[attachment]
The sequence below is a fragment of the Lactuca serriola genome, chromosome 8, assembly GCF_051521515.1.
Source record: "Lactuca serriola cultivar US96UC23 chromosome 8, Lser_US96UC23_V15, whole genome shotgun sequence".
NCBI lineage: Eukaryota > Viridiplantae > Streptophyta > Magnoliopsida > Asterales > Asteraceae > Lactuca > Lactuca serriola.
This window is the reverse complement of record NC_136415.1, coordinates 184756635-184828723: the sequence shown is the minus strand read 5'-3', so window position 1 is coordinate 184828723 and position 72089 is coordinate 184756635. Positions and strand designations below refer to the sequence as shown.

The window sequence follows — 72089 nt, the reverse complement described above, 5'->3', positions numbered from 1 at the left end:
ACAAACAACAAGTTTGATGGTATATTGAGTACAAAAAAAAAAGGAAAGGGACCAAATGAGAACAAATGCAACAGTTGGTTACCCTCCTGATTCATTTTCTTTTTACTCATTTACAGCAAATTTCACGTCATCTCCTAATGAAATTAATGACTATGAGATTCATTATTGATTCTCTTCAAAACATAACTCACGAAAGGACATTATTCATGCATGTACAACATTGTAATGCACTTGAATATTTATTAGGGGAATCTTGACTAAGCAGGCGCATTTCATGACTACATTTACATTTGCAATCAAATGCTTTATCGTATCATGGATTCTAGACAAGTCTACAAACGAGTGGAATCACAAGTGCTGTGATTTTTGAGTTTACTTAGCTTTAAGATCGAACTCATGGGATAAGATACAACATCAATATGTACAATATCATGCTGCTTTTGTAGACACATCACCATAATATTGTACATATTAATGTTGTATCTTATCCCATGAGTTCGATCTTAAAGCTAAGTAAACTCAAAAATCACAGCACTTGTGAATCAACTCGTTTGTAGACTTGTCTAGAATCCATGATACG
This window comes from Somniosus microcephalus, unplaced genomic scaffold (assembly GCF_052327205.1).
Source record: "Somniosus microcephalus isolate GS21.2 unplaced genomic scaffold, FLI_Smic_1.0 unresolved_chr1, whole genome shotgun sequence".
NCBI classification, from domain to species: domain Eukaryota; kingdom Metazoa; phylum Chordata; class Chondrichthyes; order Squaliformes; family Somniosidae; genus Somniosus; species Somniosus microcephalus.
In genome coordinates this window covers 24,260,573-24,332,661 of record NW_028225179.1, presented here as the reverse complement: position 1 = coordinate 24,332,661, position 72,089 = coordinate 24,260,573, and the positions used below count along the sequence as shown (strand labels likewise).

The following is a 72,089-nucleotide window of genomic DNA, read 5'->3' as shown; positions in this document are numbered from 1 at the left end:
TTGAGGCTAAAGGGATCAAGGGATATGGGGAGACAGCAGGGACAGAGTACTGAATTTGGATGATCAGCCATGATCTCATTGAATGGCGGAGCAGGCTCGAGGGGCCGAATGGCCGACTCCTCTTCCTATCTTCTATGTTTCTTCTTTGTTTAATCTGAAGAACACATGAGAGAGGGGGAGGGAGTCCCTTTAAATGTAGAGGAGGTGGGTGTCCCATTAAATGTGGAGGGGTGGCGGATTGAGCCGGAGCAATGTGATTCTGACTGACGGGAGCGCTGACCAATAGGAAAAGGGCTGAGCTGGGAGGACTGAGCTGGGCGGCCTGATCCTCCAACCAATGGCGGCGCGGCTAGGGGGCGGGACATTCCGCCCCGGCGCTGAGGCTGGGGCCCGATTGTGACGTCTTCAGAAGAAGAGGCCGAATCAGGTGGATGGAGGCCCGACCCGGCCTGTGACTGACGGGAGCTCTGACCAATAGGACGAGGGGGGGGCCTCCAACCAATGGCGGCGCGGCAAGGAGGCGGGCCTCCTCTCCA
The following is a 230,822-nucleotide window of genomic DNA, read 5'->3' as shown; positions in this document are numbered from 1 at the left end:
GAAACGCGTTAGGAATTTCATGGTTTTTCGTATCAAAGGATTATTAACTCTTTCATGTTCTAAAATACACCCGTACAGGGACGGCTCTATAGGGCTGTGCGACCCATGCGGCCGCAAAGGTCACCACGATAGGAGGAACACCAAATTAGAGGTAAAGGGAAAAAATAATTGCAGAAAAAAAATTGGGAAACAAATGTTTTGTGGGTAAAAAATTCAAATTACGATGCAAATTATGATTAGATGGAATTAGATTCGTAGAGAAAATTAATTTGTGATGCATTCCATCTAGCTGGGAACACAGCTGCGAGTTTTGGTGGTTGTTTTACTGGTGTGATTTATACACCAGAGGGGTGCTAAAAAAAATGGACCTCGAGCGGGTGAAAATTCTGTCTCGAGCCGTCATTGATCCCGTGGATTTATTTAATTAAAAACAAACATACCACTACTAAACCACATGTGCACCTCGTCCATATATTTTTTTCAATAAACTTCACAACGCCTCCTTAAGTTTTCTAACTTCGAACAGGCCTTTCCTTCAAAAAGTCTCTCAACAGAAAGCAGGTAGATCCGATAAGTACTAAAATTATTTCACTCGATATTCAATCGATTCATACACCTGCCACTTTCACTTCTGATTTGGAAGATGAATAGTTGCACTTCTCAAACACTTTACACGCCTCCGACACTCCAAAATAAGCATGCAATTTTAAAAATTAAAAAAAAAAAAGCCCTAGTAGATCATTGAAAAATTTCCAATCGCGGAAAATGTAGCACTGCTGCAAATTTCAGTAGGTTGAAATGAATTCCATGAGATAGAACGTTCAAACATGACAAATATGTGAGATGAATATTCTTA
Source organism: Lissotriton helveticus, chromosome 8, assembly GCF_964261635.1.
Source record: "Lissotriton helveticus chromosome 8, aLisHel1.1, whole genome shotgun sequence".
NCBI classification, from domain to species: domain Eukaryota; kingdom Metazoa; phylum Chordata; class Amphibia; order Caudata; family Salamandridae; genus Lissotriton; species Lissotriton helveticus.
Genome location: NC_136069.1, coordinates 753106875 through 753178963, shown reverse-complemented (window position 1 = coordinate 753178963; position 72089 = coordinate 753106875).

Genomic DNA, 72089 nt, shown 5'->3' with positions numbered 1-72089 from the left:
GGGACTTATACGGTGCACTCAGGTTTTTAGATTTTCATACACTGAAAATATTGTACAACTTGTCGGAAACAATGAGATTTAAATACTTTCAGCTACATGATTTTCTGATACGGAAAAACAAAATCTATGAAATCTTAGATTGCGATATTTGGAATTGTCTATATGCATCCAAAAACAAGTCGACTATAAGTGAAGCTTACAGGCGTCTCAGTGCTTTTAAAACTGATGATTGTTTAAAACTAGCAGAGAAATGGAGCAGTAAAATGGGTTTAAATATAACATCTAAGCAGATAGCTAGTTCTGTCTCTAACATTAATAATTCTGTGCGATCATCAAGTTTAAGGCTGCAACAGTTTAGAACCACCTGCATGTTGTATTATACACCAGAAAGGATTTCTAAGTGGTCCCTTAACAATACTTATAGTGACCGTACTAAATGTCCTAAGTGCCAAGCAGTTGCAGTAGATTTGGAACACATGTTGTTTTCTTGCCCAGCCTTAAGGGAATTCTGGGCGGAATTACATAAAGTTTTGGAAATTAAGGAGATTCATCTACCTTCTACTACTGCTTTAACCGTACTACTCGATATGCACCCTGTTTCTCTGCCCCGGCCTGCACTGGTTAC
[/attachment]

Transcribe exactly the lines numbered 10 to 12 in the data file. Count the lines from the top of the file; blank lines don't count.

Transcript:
In genome coordinates this window covers 24,260,573-24,332,661 of record NW_028225179.1, presented here as the reverse complement: position 1 = coordinate 24,332,661, position 72,089 = coordinate 24,260,573, and the positions used below count along the sequence as shown (strand labels likewise).

The following is a 72,089-nucleotide window of genomic DNA, read 5'->3' as shown; positions in this document are numbered from 1 at the left end:
TTGAGGCTAAAGGGATCAAGGGATATGGGGAGACAGCAGGGACAGAGTACTGAATTTGGATGATCAGCCATGATCTCATTGAATGGCGGAGCAGGCTCGAGGGGCCGAATGGCCGACTCCTCTTCCTATCTTCTATGTTTCTTCTTTGTTTAATCTGAAGAACACATGAGAGAGGGGGAGGGAGTCCCTTTAAATGTAGAGGAGGTGGGTGTCCCATTAAATGTGGAGGGGTGGCGGATTGAGCCGGAGCAATGTGATTCTGACTGACGGGAGCGCTGACCAATAGGAAAAGGGCTGAGCTGGGAGGACTGAGCTGGGCGGCCTGATCCTCCAACCAATGGCGGCGCGGCTAGGGGGCGGGACATTCCGCCCCGGCGCTGAGGCTGGGGCCCGATTGTGACGTCTTCAGAAGAAGAGGCCGAATCAGGTGGATGGAGGCCCGACCCGGCCTGTGACTGACGGGAGCTCTGACCAATAGGACGAGGGGGGGGCCTCCAACCAATGGCGGCGCGGCAAGGAGGCGGGCCTCCTCTCCA